Competitive balance is what’s supposed to make the Premier League great. While the same teams, for the most part, dominate at the top year after year, there hasn’t been a repeat champion since Manchester United won three straight in 2009. Compare that to Germany where Bayern Munich have won six straight titles, Italy where Juventus have won seven straight, or France where PSG has won five of the past six. While there hasn’t been a title race that’s gone down to the wire since 2012, at least it was hard to predict who would win it at the start of the season.

That no longer exists. Manchester City are going to win the league this year. You know it, I know it, everybody knows it. They probably won’t hit 100 points again, and the gap between first and second will likely be smaller than last season, but at the end of the season City will be lifting the trophy again and at no point during the season will that fact be in doubt (Old Takes Exposed here I come!).

What Pep Guardiola has done at Manchester City is effectively turn the Premier League into the Bundesliga. We know who’s going to win it and we know there won’t be a title race, but the beauty of the Premier League (and the Bundesliga) is that everything else will have a race. The rest of the league is going to be a lot of fun.

The betting markets this year have clearly put the league into two sections. There’s the ‘Big Six’ who will be competing for the top four, and the ‘Little 12’ who will be fighting to stave off relegation. Only Everton and Leicester City are stuck in the middle, drastic long shots to finish in the top four or be relegated and seemingly on the way to another mediocre season.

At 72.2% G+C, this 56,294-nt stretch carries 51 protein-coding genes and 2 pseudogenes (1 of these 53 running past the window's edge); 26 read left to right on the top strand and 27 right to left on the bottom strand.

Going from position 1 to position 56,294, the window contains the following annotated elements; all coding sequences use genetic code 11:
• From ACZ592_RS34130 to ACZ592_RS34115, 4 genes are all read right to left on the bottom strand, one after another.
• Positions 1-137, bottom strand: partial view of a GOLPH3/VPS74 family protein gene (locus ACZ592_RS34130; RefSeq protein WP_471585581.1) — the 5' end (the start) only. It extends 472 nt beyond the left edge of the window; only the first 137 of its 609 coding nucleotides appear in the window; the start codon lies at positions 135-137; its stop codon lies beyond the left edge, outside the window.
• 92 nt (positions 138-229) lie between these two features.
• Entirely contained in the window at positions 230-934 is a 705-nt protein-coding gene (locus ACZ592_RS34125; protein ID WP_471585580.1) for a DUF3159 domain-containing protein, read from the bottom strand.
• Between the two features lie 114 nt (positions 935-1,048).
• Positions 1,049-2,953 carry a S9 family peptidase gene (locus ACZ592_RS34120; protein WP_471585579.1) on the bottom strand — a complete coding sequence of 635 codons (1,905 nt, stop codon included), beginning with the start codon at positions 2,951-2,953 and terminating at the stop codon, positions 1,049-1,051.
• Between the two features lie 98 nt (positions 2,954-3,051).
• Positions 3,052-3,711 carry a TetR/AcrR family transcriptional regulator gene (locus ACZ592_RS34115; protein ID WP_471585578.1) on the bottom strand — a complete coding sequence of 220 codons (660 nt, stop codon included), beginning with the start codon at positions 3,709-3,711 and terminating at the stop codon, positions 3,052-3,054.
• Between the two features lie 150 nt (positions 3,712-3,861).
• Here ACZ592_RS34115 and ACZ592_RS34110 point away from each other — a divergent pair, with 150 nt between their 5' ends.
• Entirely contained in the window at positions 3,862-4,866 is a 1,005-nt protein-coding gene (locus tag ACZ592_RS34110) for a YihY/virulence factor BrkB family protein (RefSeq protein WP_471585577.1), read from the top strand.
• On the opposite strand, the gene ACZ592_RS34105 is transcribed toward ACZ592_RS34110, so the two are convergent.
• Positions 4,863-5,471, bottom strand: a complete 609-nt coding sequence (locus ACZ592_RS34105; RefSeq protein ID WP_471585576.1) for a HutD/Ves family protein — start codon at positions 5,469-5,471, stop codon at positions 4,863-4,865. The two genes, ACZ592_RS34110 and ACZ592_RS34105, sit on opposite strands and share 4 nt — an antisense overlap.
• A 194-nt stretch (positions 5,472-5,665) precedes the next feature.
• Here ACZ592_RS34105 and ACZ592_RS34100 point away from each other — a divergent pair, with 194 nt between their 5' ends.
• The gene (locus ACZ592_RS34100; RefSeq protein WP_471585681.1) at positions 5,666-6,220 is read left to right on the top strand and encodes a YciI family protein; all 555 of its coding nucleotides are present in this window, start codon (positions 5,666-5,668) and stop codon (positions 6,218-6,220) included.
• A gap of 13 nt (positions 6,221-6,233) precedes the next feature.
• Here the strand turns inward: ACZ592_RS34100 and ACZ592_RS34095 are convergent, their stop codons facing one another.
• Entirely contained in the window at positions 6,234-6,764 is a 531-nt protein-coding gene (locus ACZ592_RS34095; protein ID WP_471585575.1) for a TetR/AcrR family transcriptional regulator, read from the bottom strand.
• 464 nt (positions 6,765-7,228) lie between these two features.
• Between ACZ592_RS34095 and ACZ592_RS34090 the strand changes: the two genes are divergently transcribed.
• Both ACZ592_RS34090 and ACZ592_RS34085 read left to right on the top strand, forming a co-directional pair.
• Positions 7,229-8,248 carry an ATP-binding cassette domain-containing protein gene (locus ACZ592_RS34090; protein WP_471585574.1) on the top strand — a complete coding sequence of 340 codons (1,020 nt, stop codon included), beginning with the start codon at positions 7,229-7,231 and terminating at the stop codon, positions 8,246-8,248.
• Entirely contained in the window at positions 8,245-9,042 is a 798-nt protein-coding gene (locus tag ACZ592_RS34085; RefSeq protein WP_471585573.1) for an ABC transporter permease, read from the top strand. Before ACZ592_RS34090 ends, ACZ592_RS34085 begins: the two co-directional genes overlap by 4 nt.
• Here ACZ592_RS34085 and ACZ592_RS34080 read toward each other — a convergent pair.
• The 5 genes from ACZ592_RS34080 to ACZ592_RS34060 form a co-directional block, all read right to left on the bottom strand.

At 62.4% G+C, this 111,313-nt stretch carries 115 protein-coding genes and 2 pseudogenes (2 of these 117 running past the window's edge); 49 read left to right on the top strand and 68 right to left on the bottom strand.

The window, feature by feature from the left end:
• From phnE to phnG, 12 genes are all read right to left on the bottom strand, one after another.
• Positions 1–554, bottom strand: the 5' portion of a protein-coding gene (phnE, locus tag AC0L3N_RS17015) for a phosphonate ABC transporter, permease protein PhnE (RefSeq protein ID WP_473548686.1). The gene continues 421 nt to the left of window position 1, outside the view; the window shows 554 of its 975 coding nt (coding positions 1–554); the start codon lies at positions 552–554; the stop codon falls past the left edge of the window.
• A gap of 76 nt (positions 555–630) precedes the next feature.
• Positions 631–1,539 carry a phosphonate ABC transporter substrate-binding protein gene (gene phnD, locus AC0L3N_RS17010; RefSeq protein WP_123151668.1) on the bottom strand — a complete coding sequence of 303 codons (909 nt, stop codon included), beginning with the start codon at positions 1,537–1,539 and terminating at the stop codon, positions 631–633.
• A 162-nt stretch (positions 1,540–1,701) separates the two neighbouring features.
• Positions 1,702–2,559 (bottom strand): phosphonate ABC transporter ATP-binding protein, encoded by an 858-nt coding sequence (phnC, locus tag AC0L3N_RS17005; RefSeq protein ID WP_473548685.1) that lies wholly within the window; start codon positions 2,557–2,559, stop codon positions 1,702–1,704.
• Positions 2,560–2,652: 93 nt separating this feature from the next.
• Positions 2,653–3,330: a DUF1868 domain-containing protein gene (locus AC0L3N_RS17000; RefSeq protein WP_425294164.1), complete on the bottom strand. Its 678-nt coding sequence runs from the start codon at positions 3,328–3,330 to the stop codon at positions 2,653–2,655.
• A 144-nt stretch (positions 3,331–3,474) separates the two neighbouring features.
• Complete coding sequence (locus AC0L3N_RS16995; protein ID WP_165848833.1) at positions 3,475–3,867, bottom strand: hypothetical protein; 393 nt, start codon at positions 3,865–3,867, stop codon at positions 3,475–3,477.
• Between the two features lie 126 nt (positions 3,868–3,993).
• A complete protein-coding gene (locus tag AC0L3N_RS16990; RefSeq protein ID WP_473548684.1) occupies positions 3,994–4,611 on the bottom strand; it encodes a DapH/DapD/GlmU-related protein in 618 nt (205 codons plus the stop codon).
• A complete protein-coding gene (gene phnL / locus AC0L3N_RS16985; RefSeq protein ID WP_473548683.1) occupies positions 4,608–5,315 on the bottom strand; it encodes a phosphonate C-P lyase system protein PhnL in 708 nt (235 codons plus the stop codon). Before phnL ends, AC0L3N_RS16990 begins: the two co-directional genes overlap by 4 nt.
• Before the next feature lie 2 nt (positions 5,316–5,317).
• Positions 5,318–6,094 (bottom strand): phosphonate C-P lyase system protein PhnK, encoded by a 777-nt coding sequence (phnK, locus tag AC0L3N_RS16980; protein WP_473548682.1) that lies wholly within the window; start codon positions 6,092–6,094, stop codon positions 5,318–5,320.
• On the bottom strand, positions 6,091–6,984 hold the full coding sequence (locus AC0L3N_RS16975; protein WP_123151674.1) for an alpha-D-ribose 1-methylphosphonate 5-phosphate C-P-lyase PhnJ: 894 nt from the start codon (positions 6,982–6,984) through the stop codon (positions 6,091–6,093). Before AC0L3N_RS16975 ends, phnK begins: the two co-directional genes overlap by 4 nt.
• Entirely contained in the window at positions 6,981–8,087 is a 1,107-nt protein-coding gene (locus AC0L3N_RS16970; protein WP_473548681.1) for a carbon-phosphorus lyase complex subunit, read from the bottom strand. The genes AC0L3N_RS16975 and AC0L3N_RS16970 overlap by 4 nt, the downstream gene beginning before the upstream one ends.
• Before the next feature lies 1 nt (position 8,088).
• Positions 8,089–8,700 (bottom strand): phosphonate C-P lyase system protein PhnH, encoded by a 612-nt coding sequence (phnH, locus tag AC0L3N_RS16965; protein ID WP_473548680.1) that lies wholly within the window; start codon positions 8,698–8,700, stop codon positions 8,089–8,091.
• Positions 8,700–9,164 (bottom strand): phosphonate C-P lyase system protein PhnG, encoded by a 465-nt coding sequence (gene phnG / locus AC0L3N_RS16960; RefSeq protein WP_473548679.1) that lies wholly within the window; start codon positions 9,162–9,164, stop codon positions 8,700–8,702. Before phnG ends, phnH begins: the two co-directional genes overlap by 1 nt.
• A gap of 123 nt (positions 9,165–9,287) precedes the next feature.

The race for the final three Champions League spots has the potential to either be thrilling, or a case of multiple teams seemingly trying to throw it away.

Liverpool spent a lot of money this summer to bolster a squad that got its act together last January and were easily the second best team in the league over the latter half of the season. According to pretty much every pundit out there, they’re the only ones who may be capable of mounting a title challenge. They should improve on their 75 point performance from last year and anything in the low to mid 80’s, which will more than likely be good enough for second place.

The biggest question comes from the remaining four teams, each of whom are filled with question marks. Not only are last season’s runners up Manchester United big time regression candidates, but they enter the season with Jose Mourinho entering his third year. Things this summer could not have gone much worse, with Mourinho already complaining about anything and everything, while throwing the current players in the squad under the bus. There’s so much turmoil at the club it’s impossible to know if Mourinho will even make it to New Years Day in charge of the club.

United won 81 points last year largely on the back of David De Gea having a historically good season. This summer they did almost nothing to improve their squad, which could be argued didn’t need improving, just better tactics. They weren’t the only club to sit pretty this summer. Tottenham became the first Premier League club in history to not buy or sell any players in the transfer window.